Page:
PRRRRRT offer a simple synth hacking workshop where participants can assemble the Nom Nom Nand Nor 4xNAND gate synth using a 4093 chip.
By adding sensors, and combining with e-textiles, this simple synth can become a light responsive musical instrument housed inside a soft toy, customised to each person's creative choices.
This kind of instrument is intuitive and fun. People instantly get their heads around how to play them; young and old.
For performance, despite being simple, they offer countless creative ways to make music together.
This workshops does not require prior technical experience. Our aim is to make DIY electronic music more accessible and to have fun making, leading to a group jam/performance. We will extend our collective sonic experimentations further by introducing more synths and effects pedals to process the sounds of our new instruments to create an interesting and diverse sonic tapestry. We will all gain experience with how these processes work together through collective learning, experimentation and play. This is an introductory workshop. Jamming and experimenting together offers insights into the potential of making experimental electronic music in many ways.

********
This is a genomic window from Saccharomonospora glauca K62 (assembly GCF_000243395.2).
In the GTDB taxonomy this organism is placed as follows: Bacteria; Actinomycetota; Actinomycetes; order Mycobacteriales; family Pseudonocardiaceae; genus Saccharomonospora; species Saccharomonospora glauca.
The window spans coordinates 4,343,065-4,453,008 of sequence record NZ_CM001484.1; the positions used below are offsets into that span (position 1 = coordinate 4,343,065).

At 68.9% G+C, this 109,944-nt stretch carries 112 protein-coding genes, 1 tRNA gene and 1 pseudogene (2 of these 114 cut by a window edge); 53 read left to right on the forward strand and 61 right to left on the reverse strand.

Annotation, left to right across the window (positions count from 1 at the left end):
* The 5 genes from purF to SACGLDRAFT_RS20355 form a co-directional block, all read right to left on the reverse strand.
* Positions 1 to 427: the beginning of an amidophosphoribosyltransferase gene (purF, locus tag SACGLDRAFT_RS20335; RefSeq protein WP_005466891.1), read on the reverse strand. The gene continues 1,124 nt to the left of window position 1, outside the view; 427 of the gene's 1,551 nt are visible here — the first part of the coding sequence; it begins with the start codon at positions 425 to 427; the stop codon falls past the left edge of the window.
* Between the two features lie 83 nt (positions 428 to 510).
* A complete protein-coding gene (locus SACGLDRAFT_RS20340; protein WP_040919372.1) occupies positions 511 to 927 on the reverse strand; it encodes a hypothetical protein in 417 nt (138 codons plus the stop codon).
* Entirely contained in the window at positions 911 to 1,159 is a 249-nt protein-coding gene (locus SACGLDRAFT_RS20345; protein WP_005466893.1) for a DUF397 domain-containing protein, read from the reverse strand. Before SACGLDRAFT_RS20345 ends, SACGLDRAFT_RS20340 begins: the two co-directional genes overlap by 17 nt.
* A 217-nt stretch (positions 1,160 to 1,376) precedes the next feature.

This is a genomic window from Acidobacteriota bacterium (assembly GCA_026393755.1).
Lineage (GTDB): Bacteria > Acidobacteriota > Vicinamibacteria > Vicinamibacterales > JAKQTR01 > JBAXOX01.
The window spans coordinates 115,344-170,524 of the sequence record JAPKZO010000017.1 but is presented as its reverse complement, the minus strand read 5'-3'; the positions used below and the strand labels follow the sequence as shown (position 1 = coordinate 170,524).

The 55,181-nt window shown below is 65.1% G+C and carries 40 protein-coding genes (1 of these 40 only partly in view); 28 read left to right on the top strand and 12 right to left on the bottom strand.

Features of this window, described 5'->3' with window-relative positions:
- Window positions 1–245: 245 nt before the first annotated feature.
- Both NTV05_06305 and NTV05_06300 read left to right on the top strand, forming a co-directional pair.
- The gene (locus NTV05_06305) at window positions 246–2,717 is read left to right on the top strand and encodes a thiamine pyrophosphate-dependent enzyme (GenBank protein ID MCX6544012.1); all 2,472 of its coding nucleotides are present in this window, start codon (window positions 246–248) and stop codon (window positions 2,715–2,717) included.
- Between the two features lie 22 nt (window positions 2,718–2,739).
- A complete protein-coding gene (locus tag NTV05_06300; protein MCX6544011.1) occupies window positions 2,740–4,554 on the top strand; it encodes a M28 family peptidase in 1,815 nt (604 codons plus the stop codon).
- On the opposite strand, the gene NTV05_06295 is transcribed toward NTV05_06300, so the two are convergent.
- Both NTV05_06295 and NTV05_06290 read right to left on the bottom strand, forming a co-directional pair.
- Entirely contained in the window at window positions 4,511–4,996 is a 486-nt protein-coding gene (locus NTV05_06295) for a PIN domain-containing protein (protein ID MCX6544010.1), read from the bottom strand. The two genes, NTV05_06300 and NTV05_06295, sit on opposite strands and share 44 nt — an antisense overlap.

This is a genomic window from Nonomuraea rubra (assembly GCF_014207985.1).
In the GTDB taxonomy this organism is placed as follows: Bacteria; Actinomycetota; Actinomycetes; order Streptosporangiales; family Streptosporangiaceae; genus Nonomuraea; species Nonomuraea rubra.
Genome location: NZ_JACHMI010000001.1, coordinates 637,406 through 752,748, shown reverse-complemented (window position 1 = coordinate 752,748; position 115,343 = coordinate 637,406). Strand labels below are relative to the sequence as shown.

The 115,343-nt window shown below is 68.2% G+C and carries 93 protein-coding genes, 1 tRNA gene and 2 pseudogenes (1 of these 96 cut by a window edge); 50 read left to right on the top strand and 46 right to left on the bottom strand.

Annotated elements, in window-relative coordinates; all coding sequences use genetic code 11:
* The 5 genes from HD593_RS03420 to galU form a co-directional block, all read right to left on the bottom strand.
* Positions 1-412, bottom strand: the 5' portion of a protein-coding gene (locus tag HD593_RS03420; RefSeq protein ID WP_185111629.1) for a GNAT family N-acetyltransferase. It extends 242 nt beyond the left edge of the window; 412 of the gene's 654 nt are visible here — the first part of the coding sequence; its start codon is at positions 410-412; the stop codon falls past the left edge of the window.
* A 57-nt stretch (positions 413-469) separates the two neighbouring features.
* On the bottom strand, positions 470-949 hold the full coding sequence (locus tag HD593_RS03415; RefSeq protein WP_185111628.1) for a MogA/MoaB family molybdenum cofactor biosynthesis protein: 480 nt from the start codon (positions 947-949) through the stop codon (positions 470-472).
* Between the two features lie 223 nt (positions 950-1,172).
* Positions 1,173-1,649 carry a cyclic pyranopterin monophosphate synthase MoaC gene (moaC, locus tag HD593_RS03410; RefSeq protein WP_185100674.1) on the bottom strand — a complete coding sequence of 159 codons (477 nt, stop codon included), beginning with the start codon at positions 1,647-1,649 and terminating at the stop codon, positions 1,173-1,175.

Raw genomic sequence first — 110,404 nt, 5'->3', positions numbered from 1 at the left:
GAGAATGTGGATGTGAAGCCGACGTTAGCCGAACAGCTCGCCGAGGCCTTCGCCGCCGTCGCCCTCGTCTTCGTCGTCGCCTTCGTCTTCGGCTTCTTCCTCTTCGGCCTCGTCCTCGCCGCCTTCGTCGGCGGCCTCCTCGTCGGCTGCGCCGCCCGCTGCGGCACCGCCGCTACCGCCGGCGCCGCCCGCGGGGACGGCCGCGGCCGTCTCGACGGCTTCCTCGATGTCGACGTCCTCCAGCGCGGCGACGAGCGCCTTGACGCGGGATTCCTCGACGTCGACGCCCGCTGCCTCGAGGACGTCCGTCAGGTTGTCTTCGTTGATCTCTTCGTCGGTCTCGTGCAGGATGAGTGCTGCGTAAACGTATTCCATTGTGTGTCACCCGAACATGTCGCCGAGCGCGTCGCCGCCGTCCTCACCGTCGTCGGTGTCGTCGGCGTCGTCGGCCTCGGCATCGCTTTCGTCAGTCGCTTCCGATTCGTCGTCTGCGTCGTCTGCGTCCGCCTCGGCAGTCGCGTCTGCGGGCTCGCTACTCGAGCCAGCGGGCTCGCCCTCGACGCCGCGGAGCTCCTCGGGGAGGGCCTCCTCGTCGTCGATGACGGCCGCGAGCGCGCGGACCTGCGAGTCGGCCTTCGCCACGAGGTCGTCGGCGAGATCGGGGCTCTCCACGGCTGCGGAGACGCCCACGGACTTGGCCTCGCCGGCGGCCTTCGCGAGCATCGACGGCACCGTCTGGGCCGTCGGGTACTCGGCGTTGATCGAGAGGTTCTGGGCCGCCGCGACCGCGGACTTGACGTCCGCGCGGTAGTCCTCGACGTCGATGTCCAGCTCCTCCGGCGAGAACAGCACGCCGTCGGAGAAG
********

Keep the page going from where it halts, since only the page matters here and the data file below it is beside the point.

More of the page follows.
This might be for people who have never made anything with electronics before, or people who have never made music before, or people who have lots of experience with both but like the idea of making something simple and being part of a collective jam.
We are making use of the 4xNAND gates on a 4093 I/C (integrated circuit). The circuit uses Light Dependent Resistors (LDR)
to control the input
The circuit design is sourced from Ljudmila's MicroNoise 4093 kit.
Further inspiration and knowledge gained from Nicolas Collins - Handmade electronic music
Jasmine's work involves helping with synth manufacture across three different Bristol based companies, Bugbrand, Future Sound Systems and UDO Audio. She has assisted with soldering and making in various workshops.
Becca Rose Glowacki
Becca is an artist, maker, and educator working at the intersection of craft practice, socially engaged arts, and creative technologies. She puts on participatory events or workshops such as working with DIY electronic-textile sensors, or creating tactile digital games. Becca lectures in Creative Technologies at UWE.
Kathy Hinde’s work grows from a partnership between nature and technology expressed through immersive audio-visual installations and performances that combine sound, sculpture, image and light. Kathy is a member of Bristol Experimental Expanded Film (BEEF).